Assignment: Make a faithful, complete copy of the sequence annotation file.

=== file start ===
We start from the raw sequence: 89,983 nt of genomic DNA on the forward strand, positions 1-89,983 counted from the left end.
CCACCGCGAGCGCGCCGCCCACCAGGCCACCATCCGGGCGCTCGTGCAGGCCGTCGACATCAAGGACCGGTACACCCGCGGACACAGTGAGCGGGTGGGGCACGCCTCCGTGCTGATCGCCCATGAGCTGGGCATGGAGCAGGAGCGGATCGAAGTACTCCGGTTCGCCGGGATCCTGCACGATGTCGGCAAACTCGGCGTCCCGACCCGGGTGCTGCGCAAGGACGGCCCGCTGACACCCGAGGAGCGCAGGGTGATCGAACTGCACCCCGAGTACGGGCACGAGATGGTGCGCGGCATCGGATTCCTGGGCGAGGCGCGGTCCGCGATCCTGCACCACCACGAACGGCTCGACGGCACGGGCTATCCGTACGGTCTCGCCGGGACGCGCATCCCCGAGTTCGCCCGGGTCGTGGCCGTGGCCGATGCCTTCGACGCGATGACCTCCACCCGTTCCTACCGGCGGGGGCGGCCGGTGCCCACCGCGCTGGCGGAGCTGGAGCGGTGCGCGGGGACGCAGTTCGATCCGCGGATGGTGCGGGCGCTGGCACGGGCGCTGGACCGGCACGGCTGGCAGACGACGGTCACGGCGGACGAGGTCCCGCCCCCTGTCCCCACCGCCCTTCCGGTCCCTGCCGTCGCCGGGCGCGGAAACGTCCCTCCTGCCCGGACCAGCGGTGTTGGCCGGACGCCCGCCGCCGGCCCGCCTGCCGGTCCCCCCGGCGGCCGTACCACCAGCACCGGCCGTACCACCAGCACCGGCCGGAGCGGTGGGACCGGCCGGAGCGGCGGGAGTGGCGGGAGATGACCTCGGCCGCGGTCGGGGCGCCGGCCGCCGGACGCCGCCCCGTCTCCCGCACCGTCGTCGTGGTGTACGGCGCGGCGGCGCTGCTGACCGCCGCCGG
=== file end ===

We start from the raw sequence: 89,983 nt of genomic DNA on the forward strand, positions 1-89,983 counted from the left end.
CCACCGCGAGCGCGCCGCCCACCAGGCCACCATCCGGGCGCTCGTGCAGGCCGTCGACATCAAGGACCGGTACACCCGCGGACACAGTGAGCGGGTGGGGCACGCCTCCGTGCTGATCGCCCATGAGCTGGGCATGGAGCAGGAGCGGATCGAAGTACTCCGGTTCGCCGGGATCCTGCACGATGTCGGCAAACTCGGCGTCCCGACCCGGGTGCTGCGCAAGGACGGCCCGCTGACACCCGAGGAGCGCAGGGTGATCGAACTGCACCCCGAGTACGGGCACGAGATGGTGCGCGGCATCGGATTCCTGGGCGAGGCGCGGTCCGCGATCCTGCACCACCACGAACGGCTCGACGGCACGGGCTATCCGTACGGTCTCGCCGGGACGCGCATCCCCGAGTTCGCCCGGGTCGTGGCCGTGGCCGATGCCTTCGACGCGATGACCTCCACCCGTTCCTACCGGCGGGGGCGGCCGGTGCCCACCGCGCTGGCGGAGCTGGAGCGGTGCGCGGGGACGCAGTTCGATCCGCGGATGGTGCGGGCGCTGGCACGGGCGCTGGACCGGCACGGCTGGCAGACGACGGTCACGGCGGACGAGGTCCCGCCCCCTGTCCCCACCGCCCTTCCGGTCCCTGCCGTCGCCGGGCGCGGAAACGTCCCTCCTGCCCGGACCAGCGGTGTTGGCCGGACGCCCGCCGCCGGCCCGCCTGCCGGTCCCCCCGGCGGCCGTACCACCAGCACCGGCCGTACCACCAGCACCGGCCGGAGCGGTGGGACCGGCCGGAGCGGCGGGAGTGGCGGGAGATGACCTCGGCCGCGGTCGGGGCGCCGGCCGCCGGACGCCGCCCCGTCTCCCGCACCGTCGTCGTGGTGTACGGCGCGGCGGCGCTGCTGACCGCCGCCGG